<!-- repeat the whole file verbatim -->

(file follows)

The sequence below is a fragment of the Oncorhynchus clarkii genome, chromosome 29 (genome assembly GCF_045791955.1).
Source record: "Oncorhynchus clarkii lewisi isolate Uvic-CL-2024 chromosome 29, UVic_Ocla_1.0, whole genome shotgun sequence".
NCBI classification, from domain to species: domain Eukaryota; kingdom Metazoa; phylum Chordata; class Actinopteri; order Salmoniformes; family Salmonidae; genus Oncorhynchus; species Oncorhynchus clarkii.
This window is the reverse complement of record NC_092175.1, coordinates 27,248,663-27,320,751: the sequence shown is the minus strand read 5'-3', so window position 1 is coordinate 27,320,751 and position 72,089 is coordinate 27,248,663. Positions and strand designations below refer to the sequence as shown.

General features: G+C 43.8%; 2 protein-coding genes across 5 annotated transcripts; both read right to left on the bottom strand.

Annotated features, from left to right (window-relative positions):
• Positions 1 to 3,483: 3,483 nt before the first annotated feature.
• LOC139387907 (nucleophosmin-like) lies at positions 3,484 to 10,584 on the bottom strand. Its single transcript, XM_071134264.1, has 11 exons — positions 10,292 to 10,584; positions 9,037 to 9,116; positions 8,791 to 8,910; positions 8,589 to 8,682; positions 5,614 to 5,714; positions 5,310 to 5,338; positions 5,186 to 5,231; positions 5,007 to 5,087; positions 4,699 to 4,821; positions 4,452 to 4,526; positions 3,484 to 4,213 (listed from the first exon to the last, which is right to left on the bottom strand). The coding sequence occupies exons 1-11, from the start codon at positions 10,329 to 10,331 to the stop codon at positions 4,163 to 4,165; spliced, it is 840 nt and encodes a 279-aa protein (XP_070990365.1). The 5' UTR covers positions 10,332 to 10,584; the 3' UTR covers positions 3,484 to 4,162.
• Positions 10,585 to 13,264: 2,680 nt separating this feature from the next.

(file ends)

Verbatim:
The sequence below is a fragment of the Oncorhynchus clarkii genome, chromosome 29 (genome assembly GCF_045791955.1).
Source record: "Oncorhynchus clarkii lewisi isolate Uvic-CL-2024 chromosome 29, UVic_Ocla_1.0, whole genome shotgun sequence".
NCBI classification, from domain to species: domain Eukaryota; kingdom Metazoa; phylum Chordata; class Actinopteri; order Salmoniformes; family Salmonidae; genus Oncorhynchus; species Oncorhynchus clarkii.
This window is the reverse complement of record NC_092175.1, coordinates 27,248,663-27,320,751: the sequence shown is the minus strand read 5'-3', so window position 1 is coordinate 27,320,751 and position 72,089 is coordinate 27,248,663. Positions and strand designations below refer to the sequence as shown.

General features: G+C 43.8%; 2 protein-coding genes across 5 annotated transcripts; both read right to left on the bottom strand.

Annotated features, from left to right (window-relative positions):
• Positions 1 to 3,483: 3,483 nt before the first annotated feature.
• LOC139387907 (nucleophosmin-like) lies at positions 3,484 to 10,584 on the bottom strand. Its single transcript, XM_071134264.1, has 11 exons — positions 10,292 to 10,584; positions 9,037 to 9,116; positions 8,791 to 8,910; positions 8,589 to 8,682; positions 5,614 to 5,714; positions 5,310 to 5,338; positions 5,186 to 5,231; positions 5,007 to 5,087; positions 4,699 to 4,821; positions 4,452 to 4,526; positions 3,484 to 4,213 (listed from the first exon to the last, which is right to left on the bottom strand). The coding sequence occupies exons 1-11, from the start codon at positions 10,329 to 10,331 to the stop codon at positions 4,163 to 4,165; spliced, it is 840 nt and encodes a 279-aa protein (XP_070990365.1). The 5' UTR covers positions 10,332 to 10,584; the 3' UTR covers positions 3,484 to 4,162.
• Positions 10,585 to 13,264: 2,680 nt separating this feature from the next.